I turned 46 years-old on New Years Eve.
I spent a little more than half of the day at work. It wasn’t so bad though. My boss took me to a Chinese place for lunch. I had the shrimp and brocoli and substituted chicken for pork in the fried rice. We talked about Malcolm X and how successful I am going to be in 2010. Downtown Waterbury looked peaceful and pretty after a few inches of fresh snow.
I went over our friends’ house with the family for dinner, chocolate martinis, and games. They made me a cake and card and sang Happy Birthday. By 12:15am we were home and getting ready for bed.
I turned 46 on New Years Eve.
I still think I’m kind of sexy though: especially if you like chubby cheeks; and a little more belly than chest; a painful limp; and teeth that needed an orthodontist in 1980.
I just turned 46.
I’m in a reflective mood. My birthday and the sparkly ball usually put me in that state of mind.
I don’t have a flat-screen TV yet. I don’t have a camcorder that was made after 1992 or a car that was assembled after 1999. My July taxes are still due to the town and they’re getting more pissed-off by the week. Most of the mail ends up in a huge wicker basket because I can’t stand looking at it.
My ankle hurts with every step I take and I feel like the king of pain (my apologies to Sting).
I’m 46 now.
But I played ice hockey a bit today. I’m serious. My doc told me not to run or jump. He didn’t say anything about ice skating.
I met a new friend and his little hockey-playing son down at the lake this afternoon. They were lacing up their skates and I got an old familiar feeling that last crossed my path in high school.
I hobbled back around the corner and up the short steep hill back to my house. I found the ladder, ignored the pain, and climbed up to the loft in the bike shed. My skates, stick, and gloves were all there. I put my calf-high socks on and balanced the hockey net on top of the car. When I got to the lake two minutes later, my new friend and his son had just finished shoveling the rink that they had cleared a few days earlier.
I told them both about my ankle and that if they heard a “snap!”, to call my wife and 911. At least I had a built-in excuse if I looked pitiful or even worse once my skates were laced.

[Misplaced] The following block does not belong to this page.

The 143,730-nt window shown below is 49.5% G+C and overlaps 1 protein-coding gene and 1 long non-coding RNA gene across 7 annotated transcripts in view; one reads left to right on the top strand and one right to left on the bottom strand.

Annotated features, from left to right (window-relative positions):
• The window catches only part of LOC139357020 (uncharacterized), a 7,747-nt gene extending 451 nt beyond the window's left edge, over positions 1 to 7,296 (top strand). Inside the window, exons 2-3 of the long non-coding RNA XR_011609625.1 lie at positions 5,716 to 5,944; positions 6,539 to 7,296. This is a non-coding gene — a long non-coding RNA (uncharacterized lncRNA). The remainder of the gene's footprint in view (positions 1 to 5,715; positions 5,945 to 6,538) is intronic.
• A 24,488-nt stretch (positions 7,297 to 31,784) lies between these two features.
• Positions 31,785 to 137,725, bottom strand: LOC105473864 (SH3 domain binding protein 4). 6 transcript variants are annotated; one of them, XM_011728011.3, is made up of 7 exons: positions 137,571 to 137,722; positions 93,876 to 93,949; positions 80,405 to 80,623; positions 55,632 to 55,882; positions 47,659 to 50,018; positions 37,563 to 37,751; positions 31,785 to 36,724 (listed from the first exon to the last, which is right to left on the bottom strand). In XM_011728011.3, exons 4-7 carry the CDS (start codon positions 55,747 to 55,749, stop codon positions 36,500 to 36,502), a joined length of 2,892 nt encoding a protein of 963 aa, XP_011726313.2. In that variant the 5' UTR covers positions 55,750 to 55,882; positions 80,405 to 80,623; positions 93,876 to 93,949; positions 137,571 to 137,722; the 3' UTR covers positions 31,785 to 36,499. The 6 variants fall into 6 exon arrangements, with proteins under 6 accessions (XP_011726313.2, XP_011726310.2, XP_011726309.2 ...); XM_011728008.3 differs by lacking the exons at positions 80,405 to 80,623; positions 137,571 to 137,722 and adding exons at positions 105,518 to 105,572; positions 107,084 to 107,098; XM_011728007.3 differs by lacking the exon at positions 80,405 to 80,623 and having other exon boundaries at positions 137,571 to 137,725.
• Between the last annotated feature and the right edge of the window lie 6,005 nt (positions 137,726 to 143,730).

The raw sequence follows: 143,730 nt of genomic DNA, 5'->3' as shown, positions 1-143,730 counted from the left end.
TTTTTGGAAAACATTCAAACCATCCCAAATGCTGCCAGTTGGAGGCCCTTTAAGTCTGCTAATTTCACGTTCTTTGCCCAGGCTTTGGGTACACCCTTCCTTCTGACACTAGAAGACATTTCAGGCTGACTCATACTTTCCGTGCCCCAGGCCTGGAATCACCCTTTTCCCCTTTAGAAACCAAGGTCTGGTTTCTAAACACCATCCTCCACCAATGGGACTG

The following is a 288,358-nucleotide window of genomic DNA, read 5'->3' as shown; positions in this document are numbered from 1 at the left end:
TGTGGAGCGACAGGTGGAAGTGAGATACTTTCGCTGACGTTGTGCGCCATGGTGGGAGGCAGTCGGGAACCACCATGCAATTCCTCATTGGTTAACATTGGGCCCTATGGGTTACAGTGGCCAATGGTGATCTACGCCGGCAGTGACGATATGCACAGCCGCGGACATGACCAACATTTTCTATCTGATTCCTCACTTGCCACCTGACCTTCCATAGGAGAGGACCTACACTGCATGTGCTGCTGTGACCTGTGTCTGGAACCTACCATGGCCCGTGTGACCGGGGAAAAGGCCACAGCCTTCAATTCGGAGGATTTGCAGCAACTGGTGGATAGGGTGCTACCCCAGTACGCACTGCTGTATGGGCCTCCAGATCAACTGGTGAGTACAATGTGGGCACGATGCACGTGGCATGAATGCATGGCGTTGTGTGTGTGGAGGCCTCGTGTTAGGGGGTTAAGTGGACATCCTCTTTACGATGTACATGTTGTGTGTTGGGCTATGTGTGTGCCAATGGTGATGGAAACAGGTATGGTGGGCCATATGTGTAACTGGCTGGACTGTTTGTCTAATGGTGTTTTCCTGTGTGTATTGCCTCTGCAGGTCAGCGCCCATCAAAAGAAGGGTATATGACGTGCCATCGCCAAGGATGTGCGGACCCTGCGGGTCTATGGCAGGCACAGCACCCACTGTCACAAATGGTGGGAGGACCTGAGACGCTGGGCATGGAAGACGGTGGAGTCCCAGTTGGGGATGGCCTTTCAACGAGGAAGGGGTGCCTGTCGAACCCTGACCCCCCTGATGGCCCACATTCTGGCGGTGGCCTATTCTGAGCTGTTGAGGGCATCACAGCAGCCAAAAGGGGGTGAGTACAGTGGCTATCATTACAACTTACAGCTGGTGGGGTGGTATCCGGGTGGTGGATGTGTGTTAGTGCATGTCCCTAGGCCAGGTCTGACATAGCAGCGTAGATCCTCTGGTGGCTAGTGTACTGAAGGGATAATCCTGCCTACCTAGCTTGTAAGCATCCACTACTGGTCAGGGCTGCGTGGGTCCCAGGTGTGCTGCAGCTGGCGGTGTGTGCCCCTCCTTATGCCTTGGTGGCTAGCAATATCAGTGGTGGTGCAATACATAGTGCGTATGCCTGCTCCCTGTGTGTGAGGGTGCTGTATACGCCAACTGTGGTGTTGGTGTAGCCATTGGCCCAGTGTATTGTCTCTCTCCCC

If it was painful sliding my way out to the rink with my boots on, it was 5 times as bad with semi-new hockey skates on. I didn’t care. I started out skating like it was 30 years later. I didn’t care. Soon I was taking passes and hitting the upper far-side corner of the net. “He shoots! He scores!”
Goddamn I was in extreme pain. I wondered how it would feel if I could just dip my leg ankle-deep into one of the many ice fishing holes that were close by.
My poke-check was superb though and even if my new friend’s son had been 19 instead of 9 (but on the Travel Hockey team), I’d still would have been able to thwart several of his dashes to the net. Eventually I had to retire, at least for the day.
Back to the reflection thing and the New Year. I have a lot to be thankful for and look forward to. I was with all 5 of my children on Christmas Eve and for the first time in a while, had a feeling that they were all in a “good place”.
The tumors that keep attacking my ankle are not cancerous. And I have a new career that I’m hoping will help me to see the bottom of the wicker basket sometime soon as well as getting the town to leave me alone.
I have more friends than I ever thought I could possibly collect and flat screen TV’s keep coming down in price.
I’m hoping to find time to add to the Blah Blah Blog on a weekly (or more) basis once again. I miss sharing my totally meaningless thoughts with people who either think I’m already crazy, or hardly know, or don’t know at all.
Enjoy the rest of the holiday weekend and spend some quality time with your children. One day you’ll wake up and you’ll be walking your daughter down the aisle. It all goes by so quickly… try to slow it down as much as possible.